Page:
I'm playing around with the WP REST API and have setup a route that is used to create a new user when a form is submitted from the homepage. Here is how I setup the endpoint:

add_action('init', 'test_init');

function test_init() {
   // register the route
   add_action('rest_api_init', function () {
     register_rest_route( 'test/api/v1', '/user/add', array(
         'methods' => 'POST',
         'callback' => 'test_add_user',

function test_add_user() {
   // make sure all data is available
   if (!isset($_POST['firstname'], 
              $_POST['password'])) {

   // check so the user not already exists
   if (username_exists($_POST['firstname'])) {

   // create a new user
   $user = array(
      'user_pass' =>  $_POST['password'],
      'user_login' => $_POST['firstname'],
      'user_email' => $_POST['email'],
      'first_name' => $_POST['firstname'],
      'last_name' => $_POST['surname'],
      'role' => 'author'

    $user_id = wp_insert_user($user);

    // return the id of the created user
    echo json_encode(array('id' => $user_id));

What I'm wondering is how to best prevent external access to this route? I only want data from the actual form on the homepage to be able to post data to this endpoint.

I tried to check the origin in the callback, but I'm unsure if this is the correct way to do this:

function test_add_user() {
   // only allow request from the same origin
   if (get_http_origin() != home_url()) {


I though about perhaps using nonces or something along that line?

Perhaps I also should mention that the user submitting the form is not logged in so I cannot use a cookie based authentication or similar.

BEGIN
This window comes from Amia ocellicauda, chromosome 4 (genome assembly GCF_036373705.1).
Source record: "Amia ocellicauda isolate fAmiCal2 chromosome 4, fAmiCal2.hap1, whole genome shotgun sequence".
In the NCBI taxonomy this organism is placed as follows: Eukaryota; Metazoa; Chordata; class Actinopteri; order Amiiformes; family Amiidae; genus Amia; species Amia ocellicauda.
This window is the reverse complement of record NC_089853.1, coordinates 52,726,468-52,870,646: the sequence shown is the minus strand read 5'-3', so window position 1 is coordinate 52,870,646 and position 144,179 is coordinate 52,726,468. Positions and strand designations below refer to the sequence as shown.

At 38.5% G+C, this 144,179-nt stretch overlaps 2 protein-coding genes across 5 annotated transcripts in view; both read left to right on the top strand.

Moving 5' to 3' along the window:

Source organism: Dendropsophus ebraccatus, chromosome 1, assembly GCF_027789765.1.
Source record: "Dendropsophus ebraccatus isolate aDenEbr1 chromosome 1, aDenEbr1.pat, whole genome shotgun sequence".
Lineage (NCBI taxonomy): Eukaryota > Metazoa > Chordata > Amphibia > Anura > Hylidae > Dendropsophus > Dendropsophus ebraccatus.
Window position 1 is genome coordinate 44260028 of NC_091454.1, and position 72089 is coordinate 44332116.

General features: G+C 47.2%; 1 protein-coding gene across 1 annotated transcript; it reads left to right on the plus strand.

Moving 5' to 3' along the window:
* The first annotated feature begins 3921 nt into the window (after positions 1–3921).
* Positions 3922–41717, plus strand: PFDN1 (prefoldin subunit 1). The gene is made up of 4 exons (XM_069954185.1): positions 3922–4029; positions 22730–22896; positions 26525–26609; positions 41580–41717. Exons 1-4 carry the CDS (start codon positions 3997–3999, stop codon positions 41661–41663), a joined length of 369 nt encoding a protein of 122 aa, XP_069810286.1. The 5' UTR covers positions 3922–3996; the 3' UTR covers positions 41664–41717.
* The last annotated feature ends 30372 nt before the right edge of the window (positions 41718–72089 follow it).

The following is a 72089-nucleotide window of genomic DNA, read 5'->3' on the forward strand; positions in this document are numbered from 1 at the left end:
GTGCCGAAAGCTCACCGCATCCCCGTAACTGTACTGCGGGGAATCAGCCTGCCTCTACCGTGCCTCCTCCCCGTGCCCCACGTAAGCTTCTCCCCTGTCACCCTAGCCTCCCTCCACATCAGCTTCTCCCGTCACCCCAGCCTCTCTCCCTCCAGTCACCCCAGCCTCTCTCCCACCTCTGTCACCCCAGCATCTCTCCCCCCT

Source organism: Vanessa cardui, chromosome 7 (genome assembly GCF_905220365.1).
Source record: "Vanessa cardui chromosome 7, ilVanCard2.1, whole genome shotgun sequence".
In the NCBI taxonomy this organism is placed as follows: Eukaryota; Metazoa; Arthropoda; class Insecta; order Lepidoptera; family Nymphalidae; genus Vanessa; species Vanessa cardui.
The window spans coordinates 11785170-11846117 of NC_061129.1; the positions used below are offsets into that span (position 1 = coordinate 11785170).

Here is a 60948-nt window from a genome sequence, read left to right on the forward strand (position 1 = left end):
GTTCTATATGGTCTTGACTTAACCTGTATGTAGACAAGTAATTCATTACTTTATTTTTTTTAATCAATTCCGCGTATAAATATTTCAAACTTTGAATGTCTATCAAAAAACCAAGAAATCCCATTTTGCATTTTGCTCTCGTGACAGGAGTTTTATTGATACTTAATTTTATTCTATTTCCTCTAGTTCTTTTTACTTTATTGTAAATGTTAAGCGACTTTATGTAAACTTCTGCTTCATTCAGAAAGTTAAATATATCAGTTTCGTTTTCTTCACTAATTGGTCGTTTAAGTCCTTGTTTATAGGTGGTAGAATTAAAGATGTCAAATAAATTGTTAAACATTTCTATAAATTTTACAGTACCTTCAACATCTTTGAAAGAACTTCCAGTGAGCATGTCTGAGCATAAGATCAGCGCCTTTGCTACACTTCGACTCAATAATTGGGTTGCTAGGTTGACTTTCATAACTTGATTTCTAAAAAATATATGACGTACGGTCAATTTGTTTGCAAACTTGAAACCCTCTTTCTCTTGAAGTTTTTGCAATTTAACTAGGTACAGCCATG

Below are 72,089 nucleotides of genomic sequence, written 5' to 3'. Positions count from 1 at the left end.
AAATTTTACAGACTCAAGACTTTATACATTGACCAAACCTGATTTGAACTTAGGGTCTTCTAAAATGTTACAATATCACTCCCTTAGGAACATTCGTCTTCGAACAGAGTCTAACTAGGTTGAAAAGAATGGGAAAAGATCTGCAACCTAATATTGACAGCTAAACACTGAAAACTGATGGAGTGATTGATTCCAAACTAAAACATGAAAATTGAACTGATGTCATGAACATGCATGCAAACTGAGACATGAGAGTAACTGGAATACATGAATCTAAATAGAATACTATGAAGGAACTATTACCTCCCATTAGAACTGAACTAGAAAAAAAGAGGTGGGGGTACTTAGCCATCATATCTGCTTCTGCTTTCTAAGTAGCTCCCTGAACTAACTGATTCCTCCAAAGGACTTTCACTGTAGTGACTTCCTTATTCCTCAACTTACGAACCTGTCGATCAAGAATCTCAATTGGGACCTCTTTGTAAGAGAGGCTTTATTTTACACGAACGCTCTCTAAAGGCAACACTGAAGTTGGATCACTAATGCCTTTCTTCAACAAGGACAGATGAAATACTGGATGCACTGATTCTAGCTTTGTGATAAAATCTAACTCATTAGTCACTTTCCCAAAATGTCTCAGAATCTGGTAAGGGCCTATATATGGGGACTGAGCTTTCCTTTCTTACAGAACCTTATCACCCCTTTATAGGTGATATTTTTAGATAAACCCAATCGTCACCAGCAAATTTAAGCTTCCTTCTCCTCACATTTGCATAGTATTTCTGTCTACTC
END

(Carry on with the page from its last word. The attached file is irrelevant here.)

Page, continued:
1 Answer 1


I would suggest to not use WP REST API for this purpose, since it's being used on homepage and not any remote app/service.
The REST API is supposed to grant access to any already publicly available data to a remote developer.
Since you're not providing any public data but registering users from homepage, Ajax might be a good alternative.
From official WordPress REST API Handbook

WordPress REST API provides API endpoints for WordPress data types that allow developers to interact with sites remotely by sending and receiving JSON (JavaScript Object Notation) objects. 

However this is not its only use case.

I would suggest to use Ajax for this purpose.

  • Include the nonce with Ajax request.

  • Hook the Ajax request handler with wp_ajax_nopriv action.

This makes sure the user is not logged in and the nonce makes sure that the form was generated by WordPress.
There are plugins already available for Ajax user registration, premium and free, WordPress plugins repository will be a good start.
I hope this alternative approach helps.

  • Yes I was also thinking along these lines. The reason that I wanted to use the actual REST API was just to learn more about it and I'm aware that it should not really be used for this purpose, but I was still wondering if there was a way to handle my specific situation. I also read that the REST API is faster then using ajax-admin.php. It also seems much cleaner to register a group of endpoints than hooking into every ajax callback. Commented Feb 11, 2017 at 9:42
  • 1
    @Cyclonecode I agree, but my answer was specific to this situation, consider a scenario : Users visits your site -> Registers -> and gets logged in -> all happening via Ajax providing a much better user experience. Whereas REST API doesn't really make any difference from the users point of view. So why use it for registration? BUT if you happen to make an app/service will will allow users to get registered to your WordPress blog, REST API is the way you should go. REST API is not an alternative to Ajax, however in this case Ajax will be more beneficial. Commented Feb 11, 2017 at 10:05
  • There has to be a way - they are redoing the entire wp-admin using REST API Commented Mar 8, 2017 at 16:48
  • 1
    In my opinion, WordPress Rest API is still not ready for this kind of use case. Just last month (Sucuri)[blog.sucuri.net/2017/02/… published this blog post, using Rest API for this kind of thing only opens a new way for attackers to compromise your site. Commented Mar 8, 2017 at 16:54

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